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Pediatr Pulmonol. 2007 Apr;42(4):374-9.

Nocturnal body position in sleeping children with and without obstructive sleep apnea.

Author information

1
Kosair Children's Hospital Sleep Medicine and Apnea Center, Department of Pediatrics, University of Louisville, Louisville, Kentucky 40202, USA.

Abstract

To assess whether body position during sleep differs among children with obstructive sleep apnea (OSAS) and controls, and to assess the effects of body position, obesity, and tonsillar size on respiratory disturbance. Four hundred and thirty consecutive children with polysomnographically demonstrated OSAS. And 185 age-, gender-, and ethnically matched children (Controls) were compared. The effect of sleep body position on respiratory disturbance was examined in OSAS, and also in relation to obesity and tonsillar size. Children with OSAS spent more time in the supine position than Controls (P<0.01), with less time spent in the side position (P<0.005). Obstructive apnea and hypopnea index (AHI) was similar in the three sleep-related positions, but apnea index (AI) was significantly greater (4.6 +/- 0.7/hr TST) in the supine position than in the side position (2.7 +/- 0.3/hr TST; P<0.001) or prone position (3.3 +/- 0.5/hr TST; P<0.01). Tonsillar size was not a contributing factor to positional differences in AI or AHI. Obese OSAS children had increased prone position (20.4 +/- 2.0%TST vs. non-obese: 10.9 +/- 2.5%TST; P<0.05), and displayed increased AHI and AI while supine. Non-obese OSAS increased AHI in prone or side positions compared to supine (P<0.01), with no significant differences in position-dependent AI. Children with OSAS spend more time sleeping supine and less time on the side. Obese children with OSAS are more likely to sleep prone, suggesting that this position may promote upper airway patency in the presence of obesity. Although tonsillar size is not associated with positional differences in breathing, the presence or absence of obesity markedly modifies the effect of body position on respiratory disturbance.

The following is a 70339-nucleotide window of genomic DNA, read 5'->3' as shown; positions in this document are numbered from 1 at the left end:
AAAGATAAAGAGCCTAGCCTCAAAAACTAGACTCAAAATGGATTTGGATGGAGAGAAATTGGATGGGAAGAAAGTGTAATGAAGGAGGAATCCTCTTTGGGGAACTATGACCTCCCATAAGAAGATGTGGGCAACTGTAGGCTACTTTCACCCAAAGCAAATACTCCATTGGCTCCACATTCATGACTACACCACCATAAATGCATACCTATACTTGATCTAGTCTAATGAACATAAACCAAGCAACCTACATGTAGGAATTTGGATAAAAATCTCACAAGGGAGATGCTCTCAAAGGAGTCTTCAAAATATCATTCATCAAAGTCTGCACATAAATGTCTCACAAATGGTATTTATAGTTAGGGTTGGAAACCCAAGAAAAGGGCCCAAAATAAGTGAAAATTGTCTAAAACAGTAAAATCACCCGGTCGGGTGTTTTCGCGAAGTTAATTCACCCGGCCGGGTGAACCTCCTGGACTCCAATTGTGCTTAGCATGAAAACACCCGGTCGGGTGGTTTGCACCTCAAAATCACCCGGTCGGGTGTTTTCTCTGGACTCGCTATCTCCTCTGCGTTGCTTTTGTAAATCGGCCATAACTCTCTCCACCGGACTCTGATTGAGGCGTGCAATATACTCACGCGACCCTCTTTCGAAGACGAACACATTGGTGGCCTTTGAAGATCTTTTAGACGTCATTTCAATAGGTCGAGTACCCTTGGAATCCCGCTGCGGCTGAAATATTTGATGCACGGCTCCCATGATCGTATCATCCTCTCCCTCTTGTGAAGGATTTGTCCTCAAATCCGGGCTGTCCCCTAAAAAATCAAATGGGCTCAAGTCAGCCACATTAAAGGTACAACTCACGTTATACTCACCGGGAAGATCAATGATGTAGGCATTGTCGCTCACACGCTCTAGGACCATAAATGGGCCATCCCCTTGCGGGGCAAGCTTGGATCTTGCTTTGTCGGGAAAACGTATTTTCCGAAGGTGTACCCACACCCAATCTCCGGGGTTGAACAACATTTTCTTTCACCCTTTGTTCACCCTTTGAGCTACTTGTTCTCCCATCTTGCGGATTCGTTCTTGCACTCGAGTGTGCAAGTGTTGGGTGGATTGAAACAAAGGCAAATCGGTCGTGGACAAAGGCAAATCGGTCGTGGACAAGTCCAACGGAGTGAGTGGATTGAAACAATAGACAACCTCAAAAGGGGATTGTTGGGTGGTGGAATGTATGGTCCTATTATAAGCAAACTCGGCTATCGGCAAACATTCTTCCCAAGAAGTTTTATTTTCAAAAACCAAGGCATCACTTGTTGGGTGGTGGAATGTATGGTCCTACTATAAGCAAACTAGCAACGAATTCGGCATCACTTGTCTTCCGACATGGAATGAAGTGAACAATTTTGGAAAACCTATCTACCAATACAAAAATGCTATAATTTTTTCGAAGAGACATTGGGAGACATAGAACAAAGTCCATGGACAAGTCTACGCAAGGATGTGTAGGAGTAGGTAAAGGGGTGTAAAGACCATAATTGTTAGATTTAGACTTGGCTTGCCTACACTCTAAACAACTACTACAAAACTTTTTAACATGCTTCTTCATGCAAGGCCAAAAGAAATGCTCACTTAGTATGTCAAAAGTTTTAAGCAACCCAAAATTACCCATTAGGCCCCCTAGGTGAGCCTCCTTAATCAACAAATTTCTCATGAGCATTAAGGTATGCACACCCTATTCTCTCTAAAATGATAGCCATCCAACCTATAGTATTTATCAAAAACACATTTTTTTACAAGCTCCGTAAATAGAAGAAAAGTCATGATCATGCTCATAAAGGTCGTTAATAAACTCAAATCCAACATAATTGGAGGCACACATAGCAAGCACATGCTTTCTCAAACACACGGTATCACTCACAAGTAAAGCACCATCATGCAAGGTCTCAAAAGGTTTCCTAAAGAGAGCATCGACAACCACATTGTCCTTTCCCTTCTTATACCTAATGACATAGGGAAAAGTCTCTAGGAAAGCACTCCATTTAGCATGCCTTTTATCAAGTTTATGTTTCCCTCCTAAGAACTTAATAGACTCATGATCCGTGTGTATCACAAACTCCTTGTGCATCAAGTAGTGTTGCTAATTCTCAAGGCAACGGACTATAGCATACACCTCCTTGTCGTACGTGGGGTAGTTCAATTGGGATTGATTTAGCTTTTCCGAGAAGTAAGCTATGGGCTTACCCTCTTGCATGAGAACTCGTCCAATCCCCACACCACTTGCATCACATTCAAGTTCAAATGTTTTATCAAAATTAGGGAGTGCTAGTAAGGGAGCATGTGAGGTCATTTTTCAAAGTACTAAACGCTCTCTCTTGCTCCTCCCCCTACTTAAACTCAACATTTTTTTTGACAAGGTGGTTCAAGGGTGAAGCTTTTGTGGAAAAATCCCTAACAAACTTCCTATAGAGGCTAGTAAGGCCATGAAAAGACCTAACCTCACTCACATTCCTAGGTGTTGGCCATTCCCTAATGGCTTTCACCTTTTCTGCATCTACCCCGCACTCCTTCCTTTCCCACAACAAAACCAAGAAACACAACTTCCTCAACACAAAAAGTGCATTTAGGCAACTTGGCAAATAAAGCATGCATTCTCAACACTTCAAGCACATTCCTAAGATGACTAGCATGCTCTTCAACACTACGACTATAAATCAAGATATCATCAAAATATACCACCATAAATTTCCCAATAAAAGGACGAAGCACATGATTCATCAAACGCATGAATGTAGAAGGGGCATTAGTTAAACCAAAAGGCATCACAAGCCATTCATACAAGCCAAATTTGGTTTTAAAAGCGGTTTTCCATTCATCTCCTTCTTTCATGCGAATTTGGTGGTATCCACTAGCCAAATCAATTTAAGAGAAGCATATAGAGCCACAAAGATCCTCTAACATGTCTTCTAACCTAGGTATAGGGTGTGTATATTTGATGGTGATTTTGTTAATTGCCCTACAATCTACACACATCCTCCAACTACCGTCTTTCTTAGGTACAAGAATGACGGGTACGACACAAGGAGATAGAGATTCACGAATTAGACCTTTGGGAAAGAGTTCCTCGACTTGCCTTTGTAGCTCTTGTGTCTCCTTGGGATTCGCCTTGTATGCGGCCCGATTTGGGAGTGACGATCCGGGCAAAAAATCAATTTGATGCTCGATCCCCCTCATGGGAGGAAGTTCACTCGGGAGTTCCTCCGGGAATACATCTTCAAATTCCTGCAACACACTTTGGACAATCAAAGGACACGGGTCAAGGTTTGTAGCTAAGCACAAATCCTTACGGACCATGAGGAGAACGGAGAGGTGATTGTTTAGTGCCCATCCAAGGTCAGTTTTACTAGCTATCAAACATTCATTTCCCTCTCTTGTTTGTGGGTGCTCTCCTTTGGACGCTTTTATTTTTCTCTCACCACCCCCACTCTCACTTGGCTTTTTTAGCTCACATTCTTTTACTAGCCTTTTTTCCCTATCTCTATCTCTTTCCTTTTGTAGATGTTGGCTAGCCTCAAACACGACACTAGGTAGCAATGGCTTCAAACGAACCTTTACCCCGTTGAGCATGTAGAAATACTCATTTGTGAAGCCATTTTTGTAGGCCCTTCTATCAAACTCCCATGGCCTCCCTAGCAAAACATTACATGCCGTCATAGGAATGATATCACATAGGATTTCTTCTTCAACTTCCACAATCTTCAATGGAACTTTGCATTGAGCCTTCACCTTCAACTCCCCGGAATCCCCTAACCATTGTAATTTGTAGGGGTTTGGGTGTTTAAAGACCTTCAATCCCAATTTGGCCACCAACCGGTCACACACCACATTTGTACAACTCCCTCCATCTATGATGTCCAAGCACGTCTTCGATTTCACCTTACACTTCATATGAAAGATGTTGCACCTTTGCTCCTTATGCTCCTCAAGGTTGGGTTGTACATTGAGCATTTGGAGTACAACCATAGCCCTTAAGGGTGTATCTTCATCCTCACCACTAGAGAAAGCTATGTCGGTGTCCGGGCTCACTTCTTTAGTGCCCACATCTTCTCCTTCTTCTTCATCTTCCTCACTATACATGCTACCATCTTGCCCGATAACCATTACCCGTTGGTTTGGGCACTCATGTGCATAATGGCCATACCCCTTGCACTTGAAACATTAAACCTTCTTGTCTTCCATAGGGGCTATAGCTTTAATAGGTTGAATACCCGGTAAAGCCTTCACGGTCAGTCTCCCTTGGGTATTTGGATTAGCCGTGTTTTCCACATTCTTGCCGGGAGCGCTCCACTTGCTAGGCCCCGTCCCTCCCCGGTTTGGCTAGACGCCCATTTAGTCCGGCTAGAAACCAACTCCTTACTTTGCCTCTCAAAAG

PMID:
17352403
DOI:
10.1002/ppul.20590
[Indexed for MEDLINE]

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